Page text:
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3 Steps to Run Your Business Like a Genius

Albert Einstein is not the only genius to acknowledge that whether the subject is something as vast as the universe or as microscopic as an atom, there is a process involved.

In order for something to work effectively it must be rooted in a foundation of a successful process. Your business is no different. In order for you to be effective in building, running and maintaining a successful business, you need to have well-thought-out systems. You can operate your business in one of two ways: leave your success up to chance, or map out your methods and procedures.

Successful planners know that mapping out a new system, method or procedure is a process in and of itself. Let’s take a look at specific steps to incorporate new stepping stones into your business future.

Step No. 1: Understanding Where You Are

As a professional development coach, I’ve said often that when it comes to your business you must be completely transparent with yourself. That’s why it is important to look at every aspect of your business and ask, “Where am I with this?” In other words, what is working, what is not working and why.

John D., a 20-year veteran financial planner who realized that most of what he was doing in his business was reactive in nature, in areas such as time management, client servicing, prospecting and even with his sales process—he didn’t have a systematic, step-wise approach to any of these aspects of his business.

Ironically, not having a process was his process, so when a client called with a question or request, he dropped everything and took care of it. When he did decide to prospect by asking for referrals, he’d typically say, “Who do you know that I could introduce myself to?” This was followed with the client replying, “I can’t think of anyone but if I do I will let you know.” It’s interesting to note that in this example he actually did have a process for asking for referrals. However, it was not at all effective.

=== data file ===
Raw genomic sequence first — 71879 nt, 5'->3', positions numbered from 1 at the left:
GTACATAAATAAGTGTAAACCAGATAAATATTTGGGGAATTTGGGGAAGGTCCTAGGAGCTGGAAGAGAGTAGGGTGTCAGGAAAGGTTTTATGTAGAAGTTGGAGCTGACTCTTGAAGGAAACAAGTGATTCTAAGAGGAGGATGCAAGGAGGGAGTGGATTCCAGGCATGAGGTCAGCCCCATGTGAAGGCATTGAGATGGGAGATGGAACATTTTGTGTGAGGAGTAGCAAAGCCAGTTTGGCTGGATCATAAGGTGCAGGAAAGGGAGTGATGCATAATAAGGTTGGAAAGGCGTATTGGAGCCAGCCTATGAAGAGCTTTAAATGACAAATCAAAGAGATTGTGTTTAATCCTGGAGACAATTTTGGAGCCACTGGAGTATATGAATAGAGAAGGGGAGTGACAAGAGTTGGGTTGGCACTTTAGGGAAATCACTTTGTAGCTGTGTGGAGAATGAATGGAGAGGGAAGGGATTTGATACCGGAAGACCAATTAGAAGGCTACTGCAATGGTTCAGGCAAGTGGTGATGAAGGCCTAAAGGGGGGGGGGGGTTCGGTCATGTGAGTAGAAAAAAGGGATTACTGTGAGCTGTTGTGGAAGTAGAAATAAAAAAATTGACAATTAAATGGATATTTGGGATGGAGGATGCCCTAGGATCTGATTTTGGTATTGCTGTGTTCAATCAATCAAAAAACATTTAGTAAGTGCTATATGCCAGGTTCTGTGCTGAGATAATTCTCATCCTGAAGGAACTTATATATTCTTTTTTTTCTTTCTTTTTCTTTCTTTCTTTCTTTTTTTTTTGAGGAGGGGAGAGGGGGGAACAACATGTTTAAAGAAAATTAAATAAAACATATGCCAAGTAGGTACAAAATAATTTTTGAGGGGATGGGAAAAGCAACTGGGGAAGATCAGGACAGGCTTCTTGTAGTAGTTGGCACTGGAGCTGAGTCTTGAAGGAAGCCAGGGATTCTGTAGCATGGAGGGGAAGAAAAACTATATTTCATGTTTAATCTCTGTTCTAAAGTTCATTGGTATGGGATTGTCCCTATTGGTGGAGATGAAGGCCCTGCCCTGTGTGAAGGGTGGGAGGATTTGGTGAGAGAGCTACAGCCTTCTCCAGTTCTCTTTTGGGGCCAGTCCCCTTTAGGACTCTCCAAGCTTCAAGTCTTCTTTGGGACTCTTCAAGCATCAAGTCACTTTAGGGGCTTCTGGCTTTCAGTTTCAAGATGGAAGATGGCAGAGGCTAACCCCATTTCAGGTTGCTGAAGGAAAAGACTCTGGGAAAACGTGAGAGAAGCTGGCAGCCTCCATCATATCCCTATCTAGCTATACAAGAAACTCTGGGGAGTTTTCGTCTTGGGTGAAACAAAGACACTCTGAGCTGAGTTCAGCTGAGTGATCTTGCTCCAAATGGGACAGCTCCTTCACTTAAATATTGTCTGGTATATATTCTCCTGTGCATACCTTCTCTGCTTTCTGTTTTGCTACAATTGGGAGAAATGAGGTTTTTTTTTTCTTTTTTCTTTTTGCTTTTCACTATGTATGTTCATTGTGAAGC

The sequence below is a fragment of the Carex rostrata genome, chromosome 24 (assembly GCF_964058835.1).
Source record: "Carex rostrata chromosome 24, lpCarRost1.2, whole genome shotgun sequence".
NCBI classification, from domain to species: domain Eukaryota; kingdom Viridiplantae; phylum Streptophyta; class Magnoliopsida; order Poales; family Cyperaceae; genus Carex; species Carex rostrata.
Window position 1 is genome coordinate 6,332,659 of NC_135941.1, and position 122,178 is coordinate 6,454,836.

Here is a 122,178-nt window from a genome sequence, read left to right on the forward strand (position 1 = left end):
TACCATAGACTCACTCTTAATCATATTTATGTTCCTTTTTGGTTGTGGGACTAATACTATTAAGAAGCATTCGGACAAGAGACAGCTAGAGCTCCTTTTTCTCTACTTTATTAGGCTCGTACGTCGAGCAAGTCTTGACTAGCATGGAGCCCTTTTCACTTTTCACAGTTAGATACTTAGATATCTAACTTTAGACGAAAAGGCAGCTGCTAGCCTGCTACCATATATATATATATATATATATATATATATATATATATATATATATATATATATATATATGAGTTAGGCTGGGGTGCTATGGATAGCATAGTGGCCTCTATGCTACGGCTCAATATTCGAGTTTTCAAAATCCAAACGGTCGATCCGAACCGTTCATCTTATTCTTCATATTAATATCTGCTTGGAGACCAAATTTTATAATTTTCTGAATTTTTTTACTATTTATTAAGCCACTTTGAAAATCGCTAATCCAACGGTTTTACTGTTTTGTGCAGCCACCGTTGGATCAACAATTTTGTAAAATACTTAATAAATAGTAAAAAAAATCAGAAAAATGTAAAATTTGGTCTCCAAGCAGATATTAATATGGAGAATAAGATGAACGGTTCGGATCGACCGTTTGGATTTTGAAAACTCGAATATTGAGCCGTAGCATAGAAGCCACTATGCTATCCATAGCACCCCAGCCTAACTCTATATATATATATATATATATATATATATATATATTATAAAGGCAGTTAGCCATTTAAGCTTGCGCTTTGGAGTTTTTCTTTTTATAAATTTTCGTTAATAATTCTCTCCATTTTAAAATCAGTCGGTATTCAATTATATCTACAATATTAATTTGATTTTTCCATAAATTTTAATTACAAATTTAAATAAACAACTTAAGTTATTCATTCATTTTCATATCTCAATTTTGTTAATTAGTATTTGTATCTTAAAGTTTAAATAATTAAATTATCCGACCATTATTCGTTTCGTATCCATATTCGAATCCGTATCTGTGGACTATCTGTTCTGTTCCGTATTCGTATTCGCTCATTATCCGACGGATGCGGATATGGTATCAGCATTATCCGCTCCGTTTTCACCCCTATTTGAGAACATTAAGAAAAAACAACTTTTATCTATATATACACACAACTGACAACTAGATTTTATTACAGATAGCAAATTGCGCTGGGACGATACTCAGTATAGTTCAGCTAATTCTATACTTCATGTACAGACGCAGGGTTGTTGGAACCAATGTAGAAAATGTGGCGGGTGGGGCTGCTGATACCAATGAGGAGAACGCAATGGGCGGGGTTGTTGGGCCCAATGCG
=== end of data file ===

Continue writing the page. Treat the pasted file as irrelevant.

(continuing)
Step No. 2: Understand Where You Want to Be

Sometimes it can be difficult for a planner to realize that they have been running a reactive business simply because they have never been taught any other way.

In John’s case, I simply explained that successful planners have a proactive business model because they have an effective and repeatable methodology for everything! As I went into the details John began to recognize that having this type of business was exactly what he wanted (and needed).

Step No. 3: Learn and Implement

Then it was time to map out and create a business systems manual for John to refer to any time he found himself wondering how to manage something. This is best done by taking each facet of your business finding a colleague or mentor who has an effective approach that you desire to emulate.

So as to not overwhelm John, we started with time management. I showed him tools and techniques for architecting structure for his day, a way to prioritize interruptions and make a game out of sticking to the steps with a daily reward and punishment incentive. It didn’t take him long to start feeling more in control of this time. Once John felt he had a handle on one business facet we went onto another one.

Why Running a Business like a Genius Works